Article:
The boys and I have experimented with crystals a lot over the past year. We love watching as the crystals grow like magic. Growing crystals is a perfect science experiment for my oldest, since he is learning about mixtures and solutions at school. In an earlier experiment, we learned Borax crystals were the easiest to grow. With fall arriving, and cooler temperatures, we are enjoying daily walks again. During our walks, the boys always end up picking up a few items along the way. As we looked over our picked up items, we wondered if crystals would grow on them. We all decided it would be fun to create our own fall themed Borax crystal science project with a few different items we picked up.
Borax Crystal Science Project for Fall
**Post contains affiliate links. Please see disclosure for more information.
During one of our walks, the boys picked up leaves, acorns, and sticks.
When we got home, each one picked out an item they wanted to grow crystals on. They picked an acorn, a leaf, and small pinecone. We followed the directions in a previous post for Borax crystals, but for simplicity, I’ll share the instructions again below.
- fall item (a leaf, acorn, pinecone, stick, etc)
- 6 inch long piece of butcher string
- small glass mason jar
- red and yellow food coloring, to make orange
Step 1: Tie one end of the cooking string around the fall item.
Step 2: Tie the other end of the cooking string around the chopstick.
Step 3: Boil 1/2 cup of water. Add a couple of drops of red and yellow food coloring to the water while waiting for it to boil.
Step 4: Slowly pour in 1/4 cup of borax, and stir until all the borax is dissolved. You should see small crystals forming on the surface of the water.
Step 5: When all the Borax is dissolved in the water, set the solution aside, and let it cool for 5 minutes.
Step 6: Transfer the borax water solution into the mason jar.
Step 7: Stick the fall item into the water/borax solution.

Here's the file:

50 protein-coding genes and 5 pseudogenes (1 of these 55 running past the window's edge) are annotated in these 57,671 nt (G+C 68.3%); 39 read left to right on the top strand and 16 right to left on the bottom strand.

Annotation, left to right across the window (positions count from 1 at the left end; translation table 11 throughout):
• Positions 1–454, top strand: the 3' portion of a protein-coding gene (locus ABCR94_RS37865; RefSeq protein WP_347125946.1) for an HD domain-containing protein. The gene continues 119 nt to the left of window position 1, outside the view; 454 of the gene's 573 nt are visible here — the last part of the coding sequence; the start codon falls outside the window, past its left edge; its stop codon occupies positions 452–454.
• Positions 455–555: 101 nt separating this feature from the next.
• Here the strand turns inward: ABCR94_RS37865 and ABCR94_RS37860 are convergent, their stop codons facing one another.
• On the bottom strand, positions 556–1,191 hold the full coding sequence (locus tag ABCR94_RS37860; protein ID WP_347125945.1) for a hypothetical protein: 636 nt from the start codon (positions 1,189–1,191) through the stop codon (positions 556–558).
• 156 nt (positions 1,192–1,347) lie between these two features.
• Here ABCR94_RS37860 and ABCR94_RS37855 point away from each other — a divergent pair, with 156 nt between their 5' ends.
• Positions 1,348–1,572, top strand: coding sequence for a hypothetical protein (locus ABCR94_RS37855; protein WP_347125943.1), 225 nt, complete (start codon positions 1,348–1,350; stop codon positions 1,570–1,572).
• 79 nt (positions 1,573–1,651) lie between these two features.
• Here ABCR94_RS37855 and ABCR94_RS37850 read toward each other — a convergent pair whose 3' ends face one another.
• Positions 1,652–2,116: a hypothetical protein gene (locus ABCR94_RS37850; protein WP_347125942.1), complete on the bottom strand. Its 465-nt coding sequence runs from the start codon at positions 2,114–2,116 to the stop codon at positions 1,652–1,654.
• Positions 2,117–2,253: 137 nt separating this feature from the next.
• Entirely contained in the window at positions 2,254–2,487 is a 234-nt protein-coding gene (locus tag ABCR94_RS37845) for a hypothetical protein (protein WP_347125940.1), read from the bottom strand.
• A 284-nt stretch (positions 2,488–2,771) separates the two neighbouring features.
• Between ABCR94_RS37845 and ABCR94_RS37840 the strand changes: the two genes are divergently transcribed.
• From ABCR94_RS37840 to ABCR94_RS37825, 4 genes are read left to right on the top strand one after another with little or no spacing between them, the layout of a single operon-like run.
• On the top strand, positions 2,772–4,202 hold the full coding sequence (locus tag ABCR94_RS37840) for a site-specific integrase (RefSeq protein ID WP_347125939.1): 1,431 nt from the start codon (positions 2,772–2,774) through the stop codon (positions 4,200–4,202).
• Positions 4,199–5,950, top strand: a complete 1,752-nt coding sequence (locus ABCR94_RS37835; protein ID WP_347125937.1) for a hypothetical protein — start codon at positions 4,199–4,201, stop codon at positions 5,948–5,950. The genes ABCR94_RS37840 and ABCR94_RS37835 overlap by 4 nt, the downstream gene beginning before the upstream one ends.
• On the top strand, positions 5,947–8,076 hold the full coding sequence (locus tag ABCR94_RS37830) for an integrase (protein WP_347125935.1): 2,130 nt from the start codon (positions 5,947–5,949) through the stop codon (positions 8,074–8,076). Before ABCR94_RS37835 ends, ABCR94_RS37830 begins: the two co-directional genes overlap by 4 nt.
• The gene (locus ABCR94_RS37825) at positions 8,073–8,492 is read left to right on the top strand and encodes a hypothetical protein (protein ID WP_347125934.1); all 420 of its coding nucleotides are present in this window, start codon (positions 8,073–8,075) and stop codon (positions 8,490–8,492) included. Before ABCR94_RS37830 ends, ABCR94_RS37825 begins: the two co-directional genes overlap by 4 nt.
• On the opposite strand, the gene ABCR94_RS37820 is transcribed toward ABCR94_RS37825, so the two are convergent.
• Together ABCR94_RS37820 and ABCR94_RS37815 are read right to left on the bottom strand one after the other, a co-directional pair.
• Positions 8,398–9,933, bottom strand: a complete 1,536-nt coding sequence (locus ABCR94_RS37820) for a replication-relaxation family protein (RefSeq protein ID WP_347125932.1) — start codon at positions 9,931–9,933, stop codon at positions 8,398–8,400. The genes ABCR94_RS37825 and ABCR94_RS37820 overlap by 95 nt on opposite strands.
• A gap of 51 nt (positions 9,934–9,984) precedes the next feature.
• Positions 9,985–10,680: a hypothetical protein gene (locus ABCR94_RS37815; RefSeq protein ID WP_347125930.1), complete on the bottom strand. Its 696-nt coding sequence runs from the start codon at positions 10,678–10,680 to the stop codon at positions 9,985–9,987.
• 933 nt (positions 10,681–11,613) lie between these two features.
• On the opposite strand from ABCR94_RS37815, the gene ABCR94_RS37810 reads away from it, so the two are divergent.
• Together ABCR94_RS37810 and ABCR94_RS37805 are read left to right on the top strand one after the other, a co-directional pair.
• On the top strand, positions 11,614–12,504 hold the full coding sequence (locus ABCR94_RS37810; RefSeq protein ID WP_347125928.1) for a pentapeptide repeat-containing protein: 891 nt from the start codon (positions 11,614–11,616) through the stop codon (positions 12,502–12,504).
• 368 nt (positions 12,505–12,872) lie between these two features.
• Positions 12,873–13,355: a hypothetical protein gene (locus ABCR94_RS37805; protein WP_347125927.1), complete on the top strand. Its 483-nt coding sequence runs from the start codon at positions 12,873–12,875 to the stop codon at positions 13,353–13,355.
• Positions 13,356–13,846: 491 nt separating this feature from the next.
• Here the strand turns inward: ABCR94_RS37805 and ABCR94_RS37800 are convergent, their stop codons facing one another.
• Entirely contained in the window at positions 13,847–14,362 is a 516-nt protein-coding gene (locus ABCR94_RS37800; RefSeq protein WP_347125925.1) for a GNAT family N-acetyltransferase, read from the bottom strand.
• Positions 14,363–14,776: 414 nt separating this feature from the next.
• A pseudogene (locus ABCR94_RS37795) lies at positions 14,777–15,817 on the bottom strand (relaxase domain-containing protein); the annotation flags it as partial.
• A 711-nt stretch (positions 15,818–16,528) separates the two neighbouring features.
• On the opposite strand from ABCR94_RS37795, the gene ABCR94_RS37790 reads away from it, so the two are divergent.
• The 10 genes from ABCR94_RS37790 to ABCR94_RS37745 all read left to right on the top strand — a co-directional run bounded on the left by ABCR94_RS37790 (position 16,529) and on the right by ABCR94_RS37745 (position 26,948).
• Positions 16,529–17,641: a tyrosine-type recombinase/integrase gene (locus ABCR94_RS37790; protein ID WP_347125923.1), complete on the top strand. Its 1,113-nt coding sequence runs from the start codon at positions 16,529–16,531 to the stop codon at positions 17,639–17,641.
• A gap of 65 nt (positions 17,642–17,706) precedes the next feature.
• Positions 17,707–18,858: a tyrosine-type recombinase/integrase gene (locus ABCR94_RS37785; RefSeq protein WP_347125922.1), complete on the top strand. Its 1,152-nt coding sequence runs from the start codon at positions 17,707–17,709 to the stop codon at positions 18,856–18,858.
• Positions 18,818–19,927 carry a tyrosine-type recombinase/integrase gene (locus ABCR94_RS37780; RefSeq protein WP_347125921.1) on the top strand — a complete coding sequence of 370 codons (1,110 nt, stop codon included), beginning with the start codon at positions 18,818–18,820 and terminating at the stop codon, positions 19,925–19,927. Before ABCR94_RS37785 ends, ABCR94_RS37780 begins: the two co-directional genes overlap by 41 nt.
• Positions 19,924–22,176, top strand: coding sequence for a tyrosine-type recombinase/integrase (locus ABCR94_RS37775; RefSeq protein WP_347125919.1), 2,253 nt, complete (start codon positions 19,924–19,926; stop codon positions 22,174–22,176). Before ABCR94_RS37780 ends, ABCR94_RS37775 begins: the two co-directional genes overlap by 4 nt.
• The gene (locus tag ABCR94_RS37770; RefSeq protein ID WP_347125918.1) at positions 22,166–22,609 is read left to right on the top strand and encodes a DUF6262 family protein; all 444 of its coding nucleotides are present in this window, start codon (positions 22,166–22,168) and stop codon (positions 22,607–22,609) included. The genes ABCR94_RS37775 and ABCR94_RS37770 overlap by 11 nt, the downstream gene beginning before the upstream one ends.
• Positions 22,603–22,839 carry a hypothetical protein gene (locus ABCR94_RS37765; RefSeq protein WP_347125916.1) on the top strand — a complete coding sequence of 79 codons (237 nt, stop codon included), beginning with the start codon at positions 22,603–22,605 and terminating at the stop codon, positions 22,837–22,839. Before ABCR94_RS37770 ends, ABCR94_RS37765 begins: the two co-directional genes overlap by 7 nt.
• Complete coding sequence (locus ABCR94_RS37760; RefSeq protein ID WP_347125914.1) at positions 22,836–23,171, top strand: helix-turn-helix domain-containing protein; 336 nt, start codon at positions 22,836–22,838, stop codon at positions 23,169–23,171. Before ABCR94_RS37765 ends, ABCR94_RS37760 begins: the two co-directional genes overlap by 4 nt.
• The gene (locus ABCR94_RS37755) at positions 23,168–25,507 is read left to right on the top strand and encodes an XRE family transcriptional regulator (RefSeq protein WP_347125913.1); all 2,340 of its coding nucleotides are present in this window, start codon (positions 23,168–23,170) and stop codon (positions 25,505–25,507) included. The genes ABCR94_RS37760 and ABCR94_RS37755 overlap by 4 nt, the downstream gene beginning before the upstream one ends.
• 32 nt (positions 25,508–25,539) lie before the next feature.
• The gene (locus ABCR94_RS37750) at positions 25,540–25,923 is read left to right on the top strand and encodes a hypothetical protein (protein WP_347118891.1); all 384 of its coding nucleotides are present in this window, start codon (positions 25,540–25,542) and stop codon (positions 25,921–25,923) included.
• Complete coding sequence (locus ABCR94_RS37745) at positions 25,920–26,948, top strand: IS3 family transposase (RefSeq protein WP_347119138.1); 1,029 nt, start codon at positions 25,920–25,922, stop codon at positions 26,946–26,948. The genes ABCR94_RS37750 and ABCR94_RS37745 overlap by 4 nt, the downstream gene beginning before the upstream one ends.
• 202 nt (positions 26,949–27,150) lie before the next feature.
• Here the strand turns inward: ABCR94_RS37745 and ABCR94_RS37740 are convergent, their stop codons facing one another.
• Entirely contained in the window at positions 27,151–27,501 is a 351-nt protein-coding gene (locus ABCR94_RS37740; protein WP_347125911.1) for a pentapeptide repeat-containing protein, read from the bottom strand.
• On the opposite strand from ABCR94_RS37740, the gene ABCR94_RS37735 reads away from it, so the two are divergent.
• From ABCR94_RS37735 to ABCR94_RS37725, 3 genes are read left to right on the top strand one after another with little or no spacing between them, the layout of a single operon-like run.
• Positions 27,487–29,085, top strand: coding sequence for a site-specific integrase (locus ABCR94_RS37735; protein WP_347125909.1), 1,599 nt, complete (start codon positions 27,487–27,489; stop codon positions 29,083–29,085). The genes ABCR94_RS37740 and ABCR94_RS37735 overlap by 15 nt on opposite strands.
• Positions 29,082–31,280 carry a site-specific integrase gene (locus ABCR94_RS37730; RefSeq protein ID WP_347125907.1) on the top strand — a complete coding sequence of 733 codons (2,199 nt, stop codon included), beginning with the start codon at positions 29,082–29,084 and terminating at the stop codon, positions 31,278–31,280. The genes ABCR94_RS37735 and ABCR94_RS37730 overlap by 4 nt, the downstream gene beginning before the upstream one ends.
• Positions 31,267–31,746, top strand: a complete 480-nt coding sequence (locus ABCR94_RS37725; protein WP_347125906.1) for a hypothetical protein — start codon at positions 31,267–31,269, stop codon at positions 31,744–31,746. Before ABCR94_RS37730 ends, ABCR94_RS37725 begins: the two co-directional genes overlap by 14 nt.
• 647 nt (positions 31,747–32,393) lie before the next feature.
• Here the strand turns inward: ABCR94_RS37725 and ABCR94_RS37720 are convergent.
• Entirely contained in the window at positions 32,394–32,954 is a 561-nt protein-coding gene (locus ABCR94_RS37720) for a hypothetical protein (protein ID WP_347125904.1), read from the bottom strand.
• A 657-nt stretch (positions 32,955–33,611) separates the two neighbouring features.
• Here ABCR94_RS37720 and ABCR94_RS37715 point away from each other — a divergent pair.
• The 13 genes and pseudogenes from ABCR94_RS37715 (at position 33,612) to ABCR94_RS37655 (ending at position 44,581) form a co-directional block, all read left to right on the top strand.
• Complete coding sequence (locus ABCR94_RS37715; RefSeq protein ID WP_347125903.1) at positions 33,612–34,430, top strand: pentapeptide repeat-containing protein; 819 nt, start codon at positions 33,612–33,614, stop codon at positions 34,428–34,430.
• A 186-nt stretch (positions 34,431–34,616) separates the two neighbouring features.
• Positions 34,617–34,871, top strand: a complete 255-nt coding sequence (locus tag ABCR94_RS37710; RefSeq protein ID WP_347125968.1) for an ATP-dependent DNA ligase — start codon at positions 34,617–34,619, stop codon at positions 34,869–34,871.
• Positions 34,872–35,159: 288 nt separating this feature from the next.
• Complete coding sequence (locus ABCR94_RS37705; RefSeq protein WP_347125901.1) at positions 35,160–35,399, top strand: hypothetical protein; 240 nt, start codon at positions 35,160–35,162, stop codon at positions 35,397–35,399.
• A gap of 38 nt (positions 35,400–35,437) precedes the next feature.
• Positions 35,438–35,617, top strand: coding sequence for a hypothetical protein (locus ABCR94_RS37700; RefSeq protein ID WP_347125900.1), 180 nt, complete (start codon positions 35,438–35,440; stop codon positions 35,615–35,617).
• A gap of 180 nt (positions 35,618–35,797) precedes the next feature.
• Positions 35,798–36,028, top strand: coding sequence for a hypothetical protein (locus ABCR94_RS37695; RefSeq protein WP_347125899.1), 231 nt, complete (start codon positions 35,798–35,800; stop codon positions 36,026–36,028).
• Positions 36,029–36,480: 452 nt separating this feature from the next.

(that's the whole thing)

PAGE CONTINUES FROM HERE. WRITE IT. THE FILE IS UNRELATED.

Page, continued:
Step 8: Leave alone for 24 hours.
Our Fall Borax Crystal Science Project
The boys picked out a lot of items on our walk, but I asked each one to pick only 1 item to make into a crystal. After their selection, we had one acorn, one pinecone, and one leaf.
My oldest and I tied a piece of string to each item. We ended up tying the string around the acorn and pinecone. We had to be very careful with the leaf, and ended up tying the string to the leaf’s stem.
Then we followed the instructions for the borax solution, and filled 3 small mason jars with orange borax water. We carefully placed each of our fall items into the filled mason jars.
3 Engineering Activities!
Explore the fields of Mechanical, Chemical, and Electrical Engineers with this 3 day email course about engineers!
We left our jars alone overnight. When we woke up in the morning, we pulled the acorn, leaf, and pinecone out of the liquid, and look what we found!
As we examined our results further we noticed crystals grew all over the acorn and pinecone. We also noticed crystal growth on the pinecone and acorn had areas where the crystals took off, and a bunch of crystals grew.
Next week examined the leaf, and noticed the crystals only grew on one side of the leaf!
Our leaf results made us wonder what other items we should try growing crystals on. We wanted to better understand why the crystals only grew on one side of the leaf.
What items do you want to try? Why do you think the crystals only grew on one side of the leaf? I would love to hear your ideas!
Other similar posts
Grow a Pot of Gold! Crystal Science Experiment
Crystal Science Experiment at Home
Grow Gold Overnight! A fun experiment for kids
Caramel Apple Rock Painting Fall STEM Activity
Melted Crayon Pumpkin STEAM Activity
Pumpkin STEM Activities and Science Experiments
Painting Pumpkins with Paintballs: A Quick STEAM Activity
Levitating Pumpkin Experiment